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Why the Brit and Brit Bat Are So Popular Today

Two obstetricians are working together, examining a Jewish woman in her ninth month of pregnancy. One of the obstetricians asks the patient, "Why does a brit (circumcision) have to be on the eighth day, anyway? Why couldn't it be when it is more convenient for the family?" Before the patient can reply, the second obstetrician, who is not Jewish, looks at her partner incredulously. "Because it says so in the Torah, Tom!"

This true story begins to hint at some of the tradition and clearly well-known history of the tradition of brit milah (ritual circumcision), entering a newborn male into the covenant of Judaism through circumcision. The Maryland obstetrician who gave her partner a Bible lesson as they worked on their patient was right. Genesis 17:11-12 explains God's directions to Abraham, "You shall circumcise the flesh of your foreskin, and that shall be the sign of the covenant between Me and you. And throughout the generations, every male among you shall be circumcised at the age of eight days."

While the directive from God does appear in the Torah, many people say that they have a brit for their son because it is part of tradition. They speak of the importance of making their son part of a family tree, male ancestors who have come before the baby and were circumcised. Cheryle Atkin, mother of a five-year old daughter, Sara, and a three-year-old son, Brian, noted that "There was no decision, it was just a fact of life. It's just what you do." But Atkin recalls the importance of tradition at their son's brit. "You look around the room, and see Andy, Brian's father, and his grandfathers. You think about who did it before you. This is way beyond a cleanliness issue. It's important to keep tradition."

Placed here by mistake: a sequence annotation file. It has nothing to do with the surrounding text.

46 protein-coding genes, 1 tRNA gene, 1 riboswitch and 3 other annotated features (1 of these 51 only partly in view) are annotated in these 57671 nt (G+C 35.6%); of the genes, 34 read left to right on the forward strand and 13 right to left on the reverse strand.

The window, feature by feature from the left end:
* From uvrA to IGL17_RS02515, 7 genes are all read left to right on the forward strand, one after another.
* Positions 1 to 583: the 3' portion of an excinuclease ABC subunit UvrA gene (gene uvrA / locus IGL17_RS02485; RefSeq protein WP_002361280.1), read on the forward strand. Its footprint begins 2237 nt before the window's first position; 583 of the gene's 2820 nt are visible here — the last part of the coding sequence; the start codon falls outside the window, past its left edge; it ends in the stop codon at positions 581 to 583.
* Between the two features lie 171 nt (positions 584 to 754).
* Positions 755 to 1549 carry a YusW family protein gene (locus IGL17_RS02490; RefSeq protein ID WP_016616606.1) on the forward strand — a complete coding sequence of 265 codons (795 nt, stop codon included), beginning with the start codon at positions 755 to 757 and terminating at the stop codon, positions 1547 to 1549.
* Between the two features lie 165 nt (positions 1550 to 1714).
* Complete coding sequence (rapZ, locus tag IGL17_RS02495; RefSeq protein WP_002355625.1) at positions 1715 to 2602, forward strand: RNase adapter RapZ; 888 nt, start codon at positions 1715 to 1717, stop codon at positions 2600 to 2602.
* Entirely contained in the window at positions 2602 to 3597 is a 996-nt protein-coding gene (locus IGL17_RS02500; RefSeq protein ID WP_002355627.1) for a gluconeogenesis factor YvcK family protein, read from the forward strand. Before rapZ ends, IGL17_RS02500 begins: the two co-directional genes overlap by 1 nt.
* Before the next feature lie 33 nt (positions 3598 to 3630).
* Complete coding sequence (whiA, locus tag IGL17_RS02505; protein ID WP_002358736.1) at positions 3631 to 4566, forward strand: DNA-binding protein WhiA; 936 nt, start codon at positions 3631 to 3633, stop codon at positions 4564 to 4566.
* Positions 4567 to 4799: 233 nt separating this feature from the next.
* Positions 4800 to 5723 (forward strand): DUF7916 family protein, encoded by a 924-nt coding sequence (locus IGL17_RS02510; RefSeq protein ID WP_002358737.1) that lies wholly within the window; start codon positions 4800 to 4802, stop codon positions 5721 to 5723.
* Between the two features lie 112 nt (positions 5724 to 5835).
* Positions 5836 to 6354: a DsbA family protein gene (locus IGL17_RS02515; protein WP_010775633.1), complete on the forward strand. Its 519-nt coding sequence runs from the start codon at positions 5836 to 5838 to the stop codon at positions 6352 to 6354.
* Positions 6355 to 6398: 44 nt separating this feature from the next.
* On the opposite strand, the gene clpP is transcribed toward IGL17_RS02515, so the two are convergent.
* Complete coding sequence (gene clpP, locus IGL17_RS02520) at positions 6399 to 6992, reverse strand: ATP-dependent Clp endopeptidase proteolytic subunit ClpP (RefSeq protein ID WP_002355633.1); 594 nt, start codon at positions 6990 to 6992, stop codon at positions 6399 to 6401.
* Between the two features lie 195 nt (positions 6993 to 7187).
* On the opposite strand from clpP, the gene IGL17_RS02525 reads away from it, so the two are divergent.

But while tradition and family ties top the list for many parents, some recall the covenant that Abraham made with God as the reason they circumcised their son at a brit. Adina Amith, mother of two daughters, Rachel, six; Leah, six months; and a son Noah, four, recalls her belief in the mitzvah, the commandment, of circumcision: "Because it is a requirement in Judaism, and it's part of the covenant. A brit is meaningful because it [the covenant] is 5,000 years old. The ritual exemplifies better than any other the continuity of Judaism. Although certain things change, this covenant with God won't change." Atkin agrees that the celebration holds a sense of holiness. "It's a spiritual moment when special prayers are said that you never say any other time."

Whether the reason is tradition or celebrating the boy's welcome into the community of the Jewish people, celebrating brit milah at home is becoming more popular than ever before.

Brit bat, an eighth day ceremony celebrating the entering of a baby girl into the covenant, is also growing in popularity. Examples of this ceremony are found in Anita Diamant's The New Jewish Baby Book, as well as in the home prayer book for the Reform movement, On the Doorposts of Your House. At the brit bat, similar prayers are recited for the baby girl, with the exception of the service that celebrates the circumcision.